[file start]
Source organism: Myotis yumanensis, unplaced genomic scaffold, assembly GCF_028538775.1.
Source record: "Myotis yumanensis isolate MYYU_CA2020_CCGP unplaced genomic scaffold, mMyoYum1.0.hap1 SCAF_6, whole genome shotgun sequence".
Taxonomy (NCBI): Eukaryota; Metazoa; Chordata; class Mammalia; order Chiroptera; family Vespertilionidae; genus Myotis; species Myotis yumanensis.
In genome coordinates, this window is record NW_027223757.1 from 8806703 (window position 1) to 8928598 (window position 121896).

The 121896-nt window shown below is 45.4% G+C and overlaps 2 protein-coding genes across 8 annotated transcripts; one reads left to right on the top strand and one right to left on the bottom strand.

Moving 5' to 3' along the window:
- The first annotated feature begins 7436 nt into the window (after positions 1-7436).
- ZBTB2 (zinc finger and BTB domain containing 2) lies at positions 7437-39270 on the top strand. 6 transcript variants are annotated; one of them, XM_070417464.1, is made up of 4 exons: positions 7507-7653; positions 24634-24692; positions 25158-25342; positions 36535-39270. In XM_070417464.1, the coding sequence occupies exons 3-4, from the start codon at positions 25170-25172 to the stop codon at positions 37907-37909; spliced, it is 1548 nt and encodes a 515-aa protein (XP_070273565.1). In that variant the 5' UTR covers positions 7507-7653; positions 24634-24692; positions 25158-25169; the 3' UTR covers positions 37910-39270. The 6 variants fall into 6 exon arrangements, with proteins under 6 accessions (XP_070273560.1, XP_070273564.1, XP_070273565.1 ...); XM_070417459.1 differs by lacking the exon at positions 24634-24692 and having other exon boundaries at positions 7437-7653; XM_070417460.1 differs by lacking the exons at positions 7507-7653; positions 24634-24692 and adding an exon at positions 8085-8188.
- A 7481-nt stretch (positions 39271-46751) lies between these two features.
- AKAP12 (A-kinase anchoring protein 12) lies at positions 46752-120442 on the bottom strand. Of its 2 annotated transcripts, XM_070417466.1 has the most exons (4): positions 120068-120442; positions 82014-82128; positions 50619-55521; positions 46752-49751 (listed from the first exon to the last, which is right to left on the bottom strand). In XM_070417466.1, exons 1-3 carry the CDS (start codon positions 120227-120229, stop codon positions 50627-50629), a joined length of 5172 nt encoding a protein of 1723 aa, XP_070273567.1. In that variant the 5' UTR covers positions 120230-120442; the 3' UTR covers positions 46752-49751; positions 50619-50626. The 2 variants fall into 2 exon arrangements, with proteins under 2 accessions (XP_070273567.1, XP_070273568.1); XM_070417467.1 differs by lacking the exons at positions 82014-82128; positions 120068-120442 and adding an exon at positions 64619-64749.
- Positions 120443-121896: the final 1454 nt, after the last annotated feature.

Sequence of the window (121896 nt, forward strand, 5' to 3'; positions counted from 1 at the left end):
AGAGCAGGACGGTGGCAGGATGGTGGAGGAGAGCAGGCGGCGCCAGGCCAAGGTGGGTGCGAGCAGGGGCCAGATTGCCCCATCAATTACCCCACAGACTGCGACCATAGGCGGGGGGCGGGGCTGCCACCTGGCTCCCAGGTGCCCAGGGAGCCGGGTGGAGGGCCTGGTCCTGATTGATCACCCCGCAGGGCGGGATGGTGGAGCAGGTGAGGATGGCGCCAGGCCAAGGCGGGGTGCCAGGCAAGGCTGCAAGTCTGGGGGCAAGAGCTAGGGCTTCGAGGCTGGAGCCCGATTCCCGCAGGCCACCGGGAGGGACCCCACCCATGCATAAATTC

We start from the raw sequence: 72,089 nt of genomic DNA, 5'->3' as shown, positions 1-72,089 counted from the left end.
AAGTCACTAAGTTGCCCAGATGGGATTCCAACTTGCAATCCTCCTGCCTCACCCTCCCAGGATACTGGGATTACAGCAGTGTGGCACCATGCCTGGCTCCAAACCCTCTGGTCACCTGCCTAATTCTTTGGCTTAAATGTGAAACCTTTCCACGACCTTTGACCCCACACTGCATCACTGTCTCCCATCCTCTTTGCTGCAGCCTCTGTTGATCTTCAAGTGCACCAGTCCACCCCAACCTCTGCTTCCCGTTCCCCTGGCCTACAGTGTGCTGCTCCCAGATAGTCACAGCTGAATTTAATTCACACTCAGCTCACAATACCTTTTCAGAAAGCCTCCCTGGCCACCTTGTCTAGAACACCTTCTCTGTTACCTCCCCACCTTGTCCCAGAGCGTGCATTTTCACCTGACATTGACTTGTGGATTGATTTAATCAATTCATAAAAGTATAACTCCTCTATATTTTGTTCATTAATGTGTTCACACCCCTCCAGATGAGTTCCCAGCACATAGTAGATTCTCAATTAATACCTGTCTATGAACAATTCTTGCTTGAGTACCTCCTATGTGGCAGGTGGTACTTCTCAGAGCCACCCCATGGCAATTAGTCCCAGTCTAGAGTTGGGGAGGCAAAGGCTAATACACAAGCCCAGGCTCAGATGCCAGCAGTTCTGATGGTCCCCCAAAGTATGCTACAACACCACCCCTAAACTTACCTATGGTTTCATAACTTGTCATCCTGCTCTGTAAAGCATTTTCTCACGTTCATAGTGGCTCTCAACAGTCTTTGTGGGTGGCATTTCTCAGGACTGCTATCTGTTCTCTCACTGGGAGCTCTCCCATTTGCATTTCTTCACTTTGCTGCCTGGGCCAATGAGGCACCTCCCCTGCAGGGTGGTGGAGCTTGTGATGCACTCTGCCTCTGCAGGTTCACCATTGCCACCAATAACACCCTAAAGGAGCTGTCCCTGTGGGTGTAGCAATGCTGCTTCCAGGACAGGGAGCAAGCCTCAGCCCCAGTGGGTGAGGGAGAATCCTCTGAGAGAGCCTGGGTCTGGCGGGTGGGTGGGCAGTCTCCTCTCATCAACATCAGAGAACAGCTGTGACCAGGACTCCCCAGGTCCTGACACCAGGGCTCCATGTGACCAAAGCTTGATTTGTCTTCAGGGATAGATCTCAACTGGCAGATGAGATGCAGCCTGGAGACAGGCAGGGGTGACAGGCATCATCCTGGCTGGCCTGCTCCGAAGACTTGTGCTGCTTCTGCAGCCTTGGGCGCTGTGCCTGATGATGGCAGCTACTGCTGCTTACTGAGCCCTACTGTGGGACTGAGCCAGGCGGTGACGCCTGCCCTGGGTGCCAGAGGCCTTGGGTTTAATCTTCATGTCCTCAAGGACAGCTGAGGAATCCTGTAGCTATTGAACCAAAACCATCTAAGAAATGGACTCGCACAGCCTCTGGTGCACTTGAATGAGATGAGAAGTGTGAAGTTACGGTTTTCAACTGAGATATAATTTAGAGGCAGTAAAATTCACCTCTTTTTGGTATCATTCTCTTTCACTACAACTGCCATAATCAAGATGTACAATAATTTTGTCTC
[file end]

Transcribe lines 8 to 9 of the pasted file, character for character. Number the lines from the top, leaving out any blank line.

- ZBTB2 (zinc finger and BTB domain containing 2) lies at positions 7437-39270 on the top strand. 6 transcript variants are annotated; one of them, XM_070417464.1, is made up of 4 exons: positions 7507-7653; positions 24634-24692; positions 25158-25342; positions 36535-39270. In XM_070417464.1, the coding sequence occupies exons 3-4, from the start codon at positions 25170-25172 to the stop codon at positions 37907-37909; spliced, it is 1548 nt and encodes a 515-aa protein (XP_070273565.1). In that variant the 5' UTR covers positions 7507-7653; positions 24634-24692; positions 25158-25169; the 3' UTR covers positions 37910-39270. The 6 variants fall into 6 exon arrangements, with proteins under 6 accessions (XP_070273560.1, XP_070273564.1, XP_070273565.1 ...); XM_070417459.1 differs by lacking the exon at positions 24634-24692 and having other exon boundaries at positions 7437-7653; XM_070417460.1 differs by lacking the exons at positions 7507-7653; positions 24634-24692 and adding an exon at positions 8085-8188.
- A 7481-nt stretch (positions 39271-46751) lies between these two features.